Diablo Dam incline railway climbing Sourdough Mountain, 1930. Courtesy Seattle Municipal Archives, 2306.
Children waving to ferry, 1950. Courtesy Museum of History and Industry.
Loggers in the Northwest woods. Courtesy Washington State Digital Archives.
This Week Then
A Bridgetender Writes
Twenty-five years ago this week, on May 21, 1997, Tacoma's Eleventh Street Bridge was renamed in honor of Murray Morgan. The crossing opened on February 15, 1913, and is one of Washington's more notable bridges due to its unique design. Besides being built on a grade, the bridge has an unusually high deck for a vertical lift bridge, and also carries a water pipe across its overhead span.
In the early 1950s Morgan, an author and self-described "history reporter," moonlighted as the span's bridgetender. If you look closely at the image above, you'll see a tiny shed located on top of the crossing. It was here -- in between raisings and lowerings -- that Murray wrote most of Skid Road, the seminal history of Seattle that was published just in time for that city's 1951 centennial.
Morgan went on to write many more books on Northwest history, and he was one of the earliest members of HistoryLink's advisory board. We invite you to read his 1959 broadcast script about the trial of Teamsters boss Dave Beck and his 1963 broadcast script covering a speech given in Seattle by author James Baldwin, both of which were contributed to HistoryLink by his daughter Lane Morgan. We also urge you to read the fascinating essays that she has written for HistoryLink.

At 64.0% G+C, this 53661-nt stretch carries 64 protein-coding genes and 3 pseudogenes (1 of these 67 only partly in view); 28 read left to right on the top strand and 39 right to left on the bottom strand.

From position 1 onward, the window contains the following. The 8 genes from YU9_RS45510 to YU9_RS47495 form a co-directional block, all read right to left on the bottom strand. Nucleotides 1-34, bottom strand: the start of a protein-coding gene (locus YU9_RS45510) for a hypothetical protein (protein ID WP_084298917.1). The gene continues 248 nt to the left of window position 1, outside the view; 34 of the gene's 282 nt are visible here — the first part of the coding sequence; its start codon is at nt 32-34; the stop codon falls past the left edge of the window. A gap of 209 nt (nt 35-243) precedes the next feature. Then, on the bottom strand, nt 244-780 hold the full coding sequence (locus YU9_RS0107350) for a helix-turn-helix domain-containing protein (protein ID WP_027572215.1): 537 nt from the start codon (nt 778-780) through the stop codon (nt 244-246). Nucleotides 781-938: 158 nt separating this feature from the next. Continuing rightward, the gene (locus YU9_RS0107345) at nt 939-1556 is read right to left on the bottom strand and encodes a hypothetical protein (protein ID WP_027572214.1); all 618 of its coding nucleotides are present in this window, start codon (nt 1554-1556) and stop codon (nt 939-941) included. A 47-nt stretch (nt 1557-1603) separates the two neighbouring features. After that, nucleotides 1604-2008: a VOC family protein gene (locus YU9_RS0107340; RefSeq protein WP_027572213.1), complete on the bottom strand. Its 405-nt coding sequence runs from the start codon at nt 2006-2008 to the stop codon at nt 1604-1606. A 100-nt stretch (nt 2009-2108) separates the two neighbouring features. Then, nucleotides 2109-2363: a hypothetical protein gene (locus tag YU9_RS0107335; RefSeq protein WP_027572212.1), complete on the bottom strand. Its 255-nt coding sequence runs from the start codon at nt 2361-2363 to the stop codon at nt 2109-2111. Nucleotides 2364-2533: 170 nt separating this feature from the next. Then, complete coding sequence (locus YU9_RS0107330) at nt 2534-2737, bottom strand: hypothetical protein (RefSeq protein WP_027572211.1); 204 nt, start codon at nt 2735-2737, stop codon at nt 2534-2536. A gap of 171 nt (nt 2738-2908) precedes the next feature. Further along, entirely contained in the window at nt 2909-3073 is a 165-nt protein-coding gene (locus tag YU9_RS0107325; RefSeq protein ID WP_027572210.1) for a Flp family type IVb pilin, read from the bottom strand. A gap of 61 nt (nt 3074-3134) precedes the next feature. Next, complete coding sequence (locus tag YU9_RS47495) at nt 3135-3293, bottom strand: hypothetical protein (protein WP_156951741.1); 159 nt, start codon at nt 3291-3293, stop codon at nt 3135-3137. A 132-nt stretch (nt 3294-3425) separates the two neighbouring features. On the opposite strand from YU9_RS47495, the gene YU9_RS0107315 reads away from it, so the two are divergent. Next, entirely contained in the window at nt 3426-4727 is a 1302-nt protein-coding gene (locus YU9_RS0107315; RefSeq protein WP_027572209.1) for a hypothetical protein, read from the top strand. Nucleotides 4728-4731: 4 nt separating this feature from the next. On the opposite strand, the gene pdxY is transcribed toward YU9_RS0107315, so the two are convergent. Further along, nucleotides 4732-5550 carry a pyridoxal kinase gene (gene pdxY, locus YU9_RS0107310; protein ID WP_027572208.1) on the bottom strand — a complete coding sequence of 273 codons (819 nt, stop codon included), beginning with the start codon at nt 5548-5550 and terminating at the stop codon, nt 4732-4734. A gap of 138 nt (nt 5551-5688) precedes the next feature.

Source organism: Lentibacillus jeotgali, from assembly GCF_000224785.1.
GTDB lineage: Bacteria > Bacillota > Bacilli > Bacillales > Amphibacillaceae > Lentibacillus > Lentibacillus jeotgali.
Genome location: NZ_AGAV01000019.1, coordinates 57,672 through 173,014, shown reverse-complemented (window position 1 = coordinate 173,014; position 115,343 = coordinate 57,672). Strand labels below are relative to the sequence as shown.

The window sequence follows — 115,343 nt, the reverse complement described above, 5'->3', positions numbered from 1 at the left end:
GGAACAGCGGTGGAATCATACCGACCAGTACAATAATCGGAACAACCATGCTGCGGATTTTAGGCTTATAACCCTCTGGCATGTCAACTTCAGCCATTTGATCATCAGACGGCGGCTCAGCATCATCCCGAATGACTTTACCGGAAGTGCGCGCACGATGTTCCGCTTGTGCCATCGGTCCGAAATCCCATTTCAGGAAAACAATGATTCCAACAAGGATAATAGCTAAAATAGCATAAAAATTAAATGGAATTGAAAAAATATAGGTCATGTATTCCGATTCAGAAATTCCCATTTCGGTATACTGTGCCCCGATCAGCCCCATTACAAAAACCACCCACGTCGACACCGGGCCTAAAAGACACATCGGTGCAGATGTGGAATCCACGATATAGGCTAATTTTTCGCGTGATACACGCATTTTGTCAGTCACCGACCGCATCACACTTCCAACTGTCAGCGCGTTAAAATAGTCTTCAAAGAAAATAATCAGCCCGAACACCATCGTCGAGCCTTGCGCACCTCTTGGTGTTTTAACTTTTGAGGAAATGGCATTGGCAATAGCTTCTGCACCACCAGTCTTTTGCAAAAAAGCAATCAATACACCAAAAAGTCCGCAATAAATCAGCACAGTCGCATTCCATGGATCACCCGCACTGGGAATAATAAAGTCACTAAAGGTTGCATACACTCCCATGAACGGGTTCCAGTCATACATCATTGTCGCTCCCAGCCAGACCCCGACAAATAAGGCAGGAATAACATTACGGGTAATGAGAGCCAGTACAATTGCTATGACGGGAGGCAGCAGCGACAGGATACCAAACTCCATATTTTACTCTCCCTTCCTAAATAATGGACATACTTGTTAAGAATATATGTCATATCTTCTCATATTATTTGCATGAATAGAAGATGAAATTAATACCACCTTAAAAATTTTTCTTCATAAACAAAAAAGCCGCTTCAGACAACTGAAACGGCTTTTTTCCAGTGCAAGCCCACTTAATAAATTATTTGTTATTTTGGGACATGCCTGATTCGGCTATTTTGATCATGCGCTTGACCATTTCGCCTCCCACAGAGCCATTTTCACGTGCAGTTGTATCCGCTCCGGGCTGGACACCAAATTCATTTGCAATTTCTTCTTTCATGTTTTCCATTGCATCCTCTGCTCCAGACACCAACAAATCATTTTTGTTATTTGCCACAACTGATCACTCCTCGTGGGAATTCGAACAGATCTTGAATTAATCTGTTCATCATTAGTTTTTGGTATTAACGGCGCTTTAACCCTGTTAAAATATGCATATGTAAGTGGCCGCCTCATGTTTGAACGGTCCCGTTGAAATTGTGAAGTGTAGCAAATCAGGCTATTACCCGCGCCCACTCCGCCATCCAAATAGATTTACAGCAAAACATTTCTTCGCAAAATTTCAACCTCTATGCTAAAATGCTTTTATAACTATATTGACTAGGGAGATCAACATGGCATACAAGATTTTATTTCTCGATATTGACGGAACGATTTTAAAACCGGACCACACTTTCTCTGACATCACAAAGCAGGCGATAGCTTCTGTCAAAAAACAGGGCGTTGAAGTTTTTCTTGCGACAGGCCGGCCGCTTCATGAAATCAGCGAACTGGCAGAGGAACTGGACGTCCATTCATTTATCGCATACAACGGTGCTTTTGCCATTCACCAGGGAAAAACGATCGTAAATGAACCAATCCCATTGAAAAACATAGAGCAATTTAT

Seeing the Sights
On May 22, 1903, President Theodore Roosevelt hit the campaign trail in Washington, beginning with a speech in Chehalis from atop the McKinley Stump. The platform had been built in 1901 for President William McKinley, who had to cancel his visit after his wife took ill. Not long afterward, McKinley was assassinated, and Vice President Roosevelt ascended to the office.
Roosevelt won the election, and three years later he dispatched the U.S. Navy's Great White Fleet on a voyage around the world, including a tour of Puget Sound. When the ships arrived in Elliott Bay on May 23, 1908, Seattleites beamed with pride upon seeing the USS Nebraska, which had been launched from the Moran Brothers shipyard four years earlier. The Nebraska was the only battleship ever built in Washington state, and its construction was buoyed with $100,000 raised by local boosters.
One hundred years ago this week, the Port of Illahee in Kitsap County was formed on May 20, 1922, making it the sixteenth port district in Washington following the establishment of the Port of Seattle in 1911. Since the 1930s, Illahee's dock -- originally a stop for passenger steamers -- has been maintained for recreational use.